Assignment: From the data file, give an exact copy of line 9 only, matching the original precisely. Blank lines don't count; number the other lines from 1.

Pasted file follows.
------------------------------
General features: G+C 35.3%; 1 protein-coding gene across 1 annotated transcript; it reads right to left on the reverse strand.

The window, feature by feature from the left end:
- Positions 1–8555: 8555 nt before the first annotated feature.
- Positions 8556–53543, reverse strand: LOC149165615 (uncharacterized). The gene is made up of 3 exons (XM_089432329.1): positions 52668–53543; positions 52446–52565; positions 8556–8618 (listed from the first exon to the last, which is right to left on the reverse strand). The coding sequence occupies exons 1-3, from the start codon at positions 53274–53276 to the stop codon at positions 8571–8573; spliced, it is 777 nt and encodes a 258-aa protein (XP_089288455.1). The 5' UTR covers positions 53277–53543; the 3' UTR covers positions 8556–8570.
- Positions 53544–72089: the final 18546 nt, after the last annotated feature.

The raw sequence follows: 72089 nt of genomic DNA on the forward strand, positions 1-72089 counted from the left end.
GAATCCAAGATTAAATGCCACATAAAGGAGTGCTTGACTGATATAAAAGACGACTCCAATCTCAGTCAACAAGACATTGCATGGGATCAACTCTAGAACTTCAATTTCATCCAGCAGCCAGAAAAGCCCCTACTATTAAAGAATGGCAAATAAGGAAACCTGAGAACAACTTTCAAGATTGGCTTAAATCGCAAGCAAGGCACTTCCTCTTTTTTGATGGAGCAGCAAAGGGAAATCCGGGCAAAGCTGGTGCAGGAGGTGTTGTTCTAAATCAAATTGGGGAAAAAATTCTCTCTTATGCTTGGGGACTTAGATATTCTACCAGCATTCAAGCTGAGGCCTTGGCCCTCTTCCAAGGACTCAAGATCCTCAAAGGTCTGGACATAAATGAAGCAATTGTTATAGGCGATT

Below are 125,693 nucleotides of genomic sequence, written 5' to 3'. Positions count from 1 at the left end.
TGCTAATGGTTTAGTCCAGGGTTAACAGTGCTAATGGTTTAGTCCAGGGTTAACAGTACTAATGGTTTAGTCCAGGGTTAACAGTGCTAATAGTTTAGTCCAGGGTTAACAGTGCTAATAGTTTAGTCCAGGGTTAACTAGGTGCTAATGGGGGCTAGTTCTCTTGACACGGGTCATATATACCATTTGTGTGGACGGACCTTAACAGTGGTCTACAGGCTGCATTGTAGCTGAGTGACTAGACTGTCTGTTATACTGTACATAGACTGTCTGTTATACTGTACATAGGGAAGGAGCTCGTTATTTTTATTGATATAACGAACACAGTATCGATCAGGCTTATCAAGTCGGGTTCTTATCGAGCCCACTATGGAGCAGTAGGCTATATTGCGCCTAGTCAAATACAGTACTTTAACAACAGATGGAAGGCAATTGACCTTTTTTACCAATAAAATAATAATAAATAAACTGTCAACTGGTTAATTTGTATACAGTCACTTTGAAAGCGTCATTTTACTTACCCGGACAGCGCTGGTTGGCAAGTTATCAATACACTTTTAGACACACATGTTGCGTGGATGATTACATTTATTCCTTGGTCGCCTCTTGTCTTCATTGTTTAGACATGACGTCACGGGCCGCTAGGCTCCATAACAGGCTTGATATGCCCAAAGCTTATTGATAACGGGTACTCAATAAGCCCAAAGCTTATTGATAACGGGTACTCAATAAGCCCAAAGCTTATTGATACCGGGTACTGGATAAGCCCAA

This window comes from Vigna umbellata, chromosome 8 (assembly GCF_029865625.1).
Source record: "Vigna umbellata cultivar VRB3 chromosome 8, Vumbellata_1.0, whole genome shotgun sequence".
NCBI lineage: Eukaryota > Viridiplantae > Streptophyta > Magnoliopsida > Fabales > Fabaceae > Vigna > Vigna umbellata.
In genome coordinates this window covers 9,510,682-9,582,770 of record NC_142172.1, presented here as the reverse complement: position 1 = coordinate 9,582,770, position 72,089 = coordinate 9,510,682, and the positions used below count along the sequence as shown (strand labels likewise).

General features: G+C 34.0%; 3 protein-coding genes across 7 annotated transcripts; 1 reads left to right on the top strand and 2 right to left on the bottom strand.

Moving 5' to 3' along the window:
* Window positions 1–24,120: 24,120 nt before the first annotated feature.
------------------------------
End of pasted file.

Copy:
TGCTAATGGTTTAGTCCAGGGTTAACAGTGCTAATGGTTTAGTCCAGGGTTAACAGTACTAATGGTTTAGTCCAGGGTTAACAGTGCTAATAGTTTAGTCCAGGGTTAACAGTGCTAATAGTTTAGTCCAGGGTTAACTAGGTGCTAATGGGGGCTAGTTCTCTTGACACGGGTCATATATACCATTTGTGTGGACGGACCTTAACAGTGGTCTACAGGCTGCATTGTAGCTGAGTGACTAGACTGTCTGTTATACTGTACATAGACTGTCTGTTATACTGTACATAGGGAAGGAGCTCGTTATTTTTATTGATATAACGAACACAGTATCGATCAGGCTTATCAAGTCGGGTTCTTATCGAGCCCACTATGGAGCAGTAGGCTATATTGCGCCTAGTCAAATACAGTACTTTAACAACAGATGGAAGGCAATTGACCTTTTTTACCAATAAAATAATAATAAATAAACTGTCAACTGGTTAATTTGTATACAGTCACTTTGAAAGCGTCATTTTACTTACCCGGACAGCGCTGGTTGGCAAGTTATCAATACACTTTTAGACACACATGTTGCGTGGATGATTACATTTATTCCTTGGTCGCCTCTTGTCTTCATTGTTTAGACATGACGTCACGGGCCGCTAGGCTCCATAACAGGCTTGATATGCCCAAAGCTTATTGATAACGGGTACTCAATAAGCCCAAAGCTTATTGATAACGGGTACTCAATAAGCCCAAAGCTTATTGATACCGGGTACTGGATAAGCCCAA